Large captivity effect based on gene expression comparisons between captive and wild shrew brains
Compared to their free-ranging counterparts, wild animals in captivity are subject to different conditions with lasting effects on their physiology and behavior. Alterations in gene expression in response to environmental changes occur upstream of physiological and behavioral phenotypes, but there are no experiments analyzing differential gene expression in captive vs. free-ranging mammals. We assessed gene expression profiles of three brain regions (cortex, olfactory bulb, and hippocampus) of wild juvenile shrews (Sorex araneus) in comparison to shrews kept in captivity for two months. We found hundreds of differentially expressed genes in all three brain regions, suggesting a large and uniform captivity effect. Many of the downregulated genes in captive shrews significantly enrich pathways associated with neurodegenerative disease (p<0.001), oxidative phosphorylation (p<0.001), and genes encoding ribosomal proteins (p<0.001). Transcriptomic changes associated with captivity in the shrew resemble responses identified in several human pathologies, such as major depressive disorder and neurodegeneration. Thus, not only does captivity impact brain function and expression, but captivity effects may also confound analyses of natural physiological processes in wild individuals under captive conditions.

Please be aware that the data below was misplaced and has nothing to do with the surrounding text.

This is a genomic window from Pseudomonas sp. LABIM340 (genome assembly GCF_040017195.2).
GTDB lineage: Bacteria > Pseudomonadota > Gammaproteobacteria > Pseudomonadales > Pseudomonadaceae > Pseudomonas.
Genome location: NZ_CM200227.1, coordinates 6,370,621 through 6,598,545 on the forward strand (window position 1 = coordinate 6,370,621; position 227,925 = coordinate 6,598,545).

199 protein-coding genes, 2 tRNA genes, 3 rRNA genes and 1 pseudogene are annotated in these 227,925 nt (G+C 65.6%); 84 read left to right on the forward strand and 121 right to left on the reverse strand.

Molecular mechanisms of seasonal brain shrinkage and regrowth in Sorex araneus
Human brains typically grow through development, then remain the same size in adulthood, and often shrink through age-related degeneration that induces cognitive decline and impaired functionality. In most cases, however, the neural and organismal changes that accompany shrinkage, especially early in the process, remain unknown. Paralleling neurodegenerative phenotypes, the Eurasian common shrew Sorex araneus, shrinks its brain in autumn through winter, but then reverses this process by rapidly regrowing the brain come spring. To identify the molecular underpinnings and parallels to human neurodegeneration of this unique brain size change, we analyzed multi-organ, season-specific transcriptomics and metabolomic data. Simultaneous with brain shrinkage, we discovered system-wide metabolic shifts from lipid to glucose metabolism, as well as neuroprotection of brain metabolic homeostasis through reduced cholesterol efflux. These mechanisms rely on a finely tuned brain-liver crosstalk that results in changes in expression of human markers of aging and neurodegeneration in Parkinson’s disease and Huntington’s disease. We propose metabolic shifts with signals that cross the brain blood barrier are central to seasonal brain size changes in S. araneus, with potential implications for therapeutic treatment of human neurodegeneration.
The evolution of antimicrobial peptides in Chiroptera